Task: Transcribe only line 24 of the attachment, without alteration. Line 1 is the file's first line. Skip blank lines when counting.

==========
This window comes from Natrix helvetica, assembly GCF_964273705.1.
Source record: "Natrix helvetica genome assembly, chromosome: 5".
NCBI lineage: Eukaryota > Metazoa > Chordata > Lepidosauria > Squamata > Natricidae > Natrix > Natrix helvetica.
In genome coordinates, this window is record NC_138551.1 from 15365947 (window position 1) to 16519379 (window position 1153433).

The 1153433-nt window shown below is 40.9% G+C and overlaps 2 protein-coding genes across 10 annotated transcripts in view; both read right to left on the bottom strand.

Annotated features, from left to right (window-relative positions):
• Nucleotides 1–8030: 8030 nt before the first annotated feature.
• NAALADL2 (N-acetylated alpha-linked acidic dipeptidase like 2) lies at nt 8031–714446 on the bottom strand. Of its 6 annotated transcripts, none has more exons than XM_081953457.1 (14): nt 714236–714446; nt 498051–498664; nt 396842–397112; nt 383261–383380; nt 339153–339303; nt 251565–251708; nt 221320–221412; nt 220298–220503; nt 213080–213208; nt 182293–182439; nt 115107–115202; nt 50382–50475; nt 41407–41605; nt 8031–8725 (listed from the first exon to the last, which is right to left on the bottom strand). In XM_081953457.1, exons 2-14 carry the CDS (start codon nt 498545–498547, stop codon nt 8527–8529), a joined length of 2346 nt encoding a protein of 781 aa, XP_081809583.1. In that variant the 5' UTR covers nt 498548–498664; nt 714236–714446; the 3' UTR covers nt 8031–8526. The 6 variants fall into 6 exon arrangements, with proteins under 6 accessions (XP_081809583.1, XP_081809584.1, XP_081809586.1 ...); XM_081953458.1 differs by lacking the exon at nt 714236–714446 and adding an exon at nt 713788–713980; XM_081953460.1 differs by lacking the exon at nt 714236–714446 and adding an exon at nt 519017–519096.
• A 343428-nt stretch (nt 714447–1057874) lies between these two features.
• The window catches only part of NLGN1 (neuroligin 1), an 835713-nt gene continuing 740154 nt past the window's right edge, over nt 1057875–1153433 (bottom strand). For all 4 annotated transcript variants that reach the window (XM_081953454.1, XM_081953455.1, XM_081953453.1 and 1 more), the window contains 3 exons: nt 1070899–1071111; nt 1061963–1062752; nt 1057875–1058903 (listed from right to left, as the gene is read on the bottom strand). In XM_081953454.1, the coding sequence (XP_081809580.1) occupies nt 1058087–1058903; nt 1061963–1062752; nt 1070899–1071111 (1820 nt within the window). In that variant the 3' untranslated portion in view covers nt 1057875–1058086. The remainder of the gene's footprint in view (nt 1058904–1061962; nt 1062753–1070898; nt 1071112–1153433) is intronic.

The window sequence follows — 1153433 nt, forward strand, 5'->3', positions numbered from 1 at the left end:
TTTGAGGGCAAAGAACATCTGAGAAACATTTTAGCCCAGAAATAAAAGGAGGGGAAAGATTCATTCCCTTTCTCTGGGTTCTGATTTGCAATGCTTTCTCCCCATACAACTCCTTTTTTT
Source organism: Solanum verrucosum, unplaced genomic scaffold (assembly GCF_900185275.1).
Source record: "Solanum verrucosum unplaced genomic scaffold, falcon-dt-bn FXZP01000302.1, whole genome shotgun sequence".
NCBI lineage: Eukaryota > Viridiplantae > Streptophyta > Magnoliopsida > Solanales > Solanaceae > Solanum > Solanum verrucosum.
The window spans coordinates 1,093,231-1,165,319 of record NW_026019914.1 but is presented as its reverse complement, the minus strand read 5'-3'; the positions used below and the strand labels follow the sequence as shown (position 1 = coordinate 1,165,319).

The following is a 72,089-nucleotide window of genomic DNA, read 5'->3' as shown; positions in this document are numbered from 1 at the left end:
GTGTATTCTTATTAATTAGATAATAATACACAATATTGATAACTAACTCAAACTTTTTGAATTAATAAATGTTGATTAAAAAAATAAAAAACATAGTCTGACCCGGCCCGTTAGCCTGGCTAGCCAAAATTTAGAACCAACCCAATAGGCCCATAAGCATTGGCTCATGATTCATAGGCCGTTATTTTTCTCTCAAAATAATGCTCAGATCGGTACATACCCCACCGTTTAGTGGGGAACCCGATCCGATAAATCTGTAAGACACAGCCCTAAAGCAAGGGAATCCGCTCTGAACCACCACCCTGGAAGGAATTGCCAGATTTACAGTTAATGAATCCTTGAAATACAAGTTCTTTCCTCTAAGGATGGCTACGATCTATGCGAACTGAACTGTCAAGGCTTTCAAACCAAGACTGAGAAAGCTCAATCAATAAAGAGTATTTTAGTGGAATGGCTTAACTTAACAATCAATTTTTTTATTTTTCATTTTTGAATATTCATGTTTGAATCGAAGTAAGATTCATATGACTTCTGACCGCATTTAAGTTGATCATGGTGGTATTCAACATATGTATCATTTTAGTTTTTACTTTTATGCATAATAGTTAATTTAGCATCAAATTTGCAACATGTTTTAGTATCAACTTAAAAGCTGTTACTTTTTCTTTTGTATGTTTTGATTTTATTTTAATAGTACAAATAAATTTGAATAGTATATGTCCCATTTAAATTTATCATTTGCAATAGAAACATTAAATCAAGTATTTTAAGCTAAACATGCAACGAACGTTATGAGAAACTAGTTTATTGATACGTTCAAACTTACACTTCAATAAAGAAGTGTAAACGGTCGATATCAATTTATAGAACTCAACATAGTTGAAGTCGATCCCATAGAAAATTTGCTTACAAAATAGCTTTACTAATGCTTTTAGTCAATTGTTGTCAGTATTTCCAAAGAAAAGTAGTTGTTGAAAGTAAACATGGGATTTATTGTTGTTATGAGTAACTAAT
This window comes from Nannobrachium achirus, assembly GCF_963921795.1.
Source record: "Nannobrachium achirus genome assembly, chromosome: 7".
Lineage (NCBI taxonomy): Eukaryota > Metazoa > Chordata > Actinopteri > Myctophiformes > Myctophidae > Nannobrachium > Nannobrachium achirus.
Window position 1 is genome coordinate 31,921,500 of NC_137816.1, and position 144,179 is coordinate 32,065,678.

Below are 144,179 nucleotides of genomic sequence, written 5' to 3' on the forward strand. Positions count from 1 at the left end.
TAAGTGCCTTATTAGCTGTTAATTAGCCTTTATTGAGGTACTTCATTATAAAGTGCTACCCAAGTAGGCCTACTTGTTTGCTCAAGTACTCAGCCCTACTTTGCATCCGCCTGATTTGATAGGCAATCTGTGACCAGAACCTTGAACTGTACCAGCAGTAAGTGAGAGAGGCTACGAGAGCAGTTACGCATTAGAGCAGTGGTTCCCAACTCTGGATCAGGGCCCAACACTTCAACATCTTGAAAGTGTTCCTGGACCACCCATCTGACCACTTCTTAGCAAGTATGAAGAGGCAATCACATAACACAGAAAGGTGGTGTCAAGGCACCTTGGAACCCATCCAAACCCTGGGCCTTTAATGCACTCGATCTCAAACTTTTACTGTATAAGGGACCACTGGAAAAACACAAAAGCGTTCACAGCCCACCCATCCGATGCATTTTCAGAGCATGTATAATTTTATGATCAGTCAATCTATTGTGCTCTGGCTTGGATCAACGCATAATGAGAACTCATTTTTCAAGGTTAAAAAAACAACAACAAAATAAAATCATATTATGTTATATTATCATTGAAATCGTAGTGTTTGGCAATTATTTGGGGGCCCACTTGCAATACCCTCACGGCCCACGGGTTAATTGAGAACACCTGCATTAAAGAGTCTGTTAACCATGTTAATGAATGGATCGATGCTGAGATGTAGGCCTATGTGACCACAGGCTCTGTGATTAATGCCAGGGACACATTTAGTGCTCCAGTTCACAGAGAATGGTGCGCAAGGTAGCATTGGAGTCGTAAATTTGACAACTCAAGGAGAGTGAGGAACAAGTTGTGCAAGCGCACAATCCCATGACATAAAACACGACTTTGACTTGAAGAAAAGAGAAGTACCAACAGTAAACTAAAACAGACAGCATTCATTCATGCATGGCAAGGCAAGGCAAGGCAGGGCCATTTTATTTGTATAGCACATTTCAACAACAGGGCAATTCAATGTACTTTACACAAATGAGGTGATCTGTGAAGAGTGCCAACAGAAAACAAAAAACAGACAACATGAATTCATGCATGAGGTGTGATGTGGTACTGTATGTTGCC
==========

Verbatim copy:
TAAGTGCCTTATTAGCTGTTAATTAGCCTTTATTGAGGTACTTCATTATAAAGTGCTACCCAAGTAGGCCTACTTGTTTGCTCAAGTACTCAGCCCTACTTTGCATCCGCCTGATTTGATAGGCAATCTGTGACCAGAACCTTGAACTGTACCAGCAGTAAGTGAGAGAGGCTACGAGAGCAGTTACGCATTAGAGCAGTGGTTCCCAACTCTGGATCAGGGCCCAACACTTCAACATCTTGAAAGTGTTCCTGGACCACCCATCTGACCACTTCTTAGCAAGTATGAAGAGGCAATCACATAACACAGAAAGGTGGTGTCAAGGCACCTTGGAACCCATCCAAACCCTGGGCCTTTAATGCACTCGATCTCAAACTTTTACTGTATAAGGGACCACTGGAAAAACACAAAAGCGTTCACAGCCCACCCATCCGATGCATTTTCAGAGCATGTATAATTTTATGATCAGTCAATCTATTGTGCTCTGGCTTGGATCAACGCATAATGAGAACTCATTTTTCAAGGTTAAAAAAACAACAACAAAATAAAATCATATTATGTTATATTATCATTGAAATCGTAGTGTTTGGCAATTATTTGGGGGCCCACTTGCAATACCCTCACGGCCCACGGGTTAATTGAGAACACCTGCATTAAAGAGTCTGTTAACCATGTTAATGAATGGATCGATGCTGAGATGTAGGCCTATGTGACCACAGGCTCTGTGATTAATGCCAGGGACACATTTAGTGCTCCAGTTCACAGAGAATGGTGCGCAAGGTAGCATTGGAGTCGTAAATTTGACAACTCAAGGAGAGTGAGGAACAAGTTGTGCAAGCGCACAATCCCATGACATAAAACACGACTTTGACTTGAAGAAAAGAGAAGTACCAACAGTAAACTAAAACAGACAGCATTCATTCATGCATGGCAAGGCAAGGCAAGGCAGGGCCATTTTATTTGTATAGCACATTTCAACAACAGGGCAATTCAATGTACTTTACACAAATGAGGTGATCTGTGAAGAGTGCCAACAGAAAACAAAAAACAGACAACATGAATTCATGCATGAGGTGTGATGTGGTACTGTATGTTGCC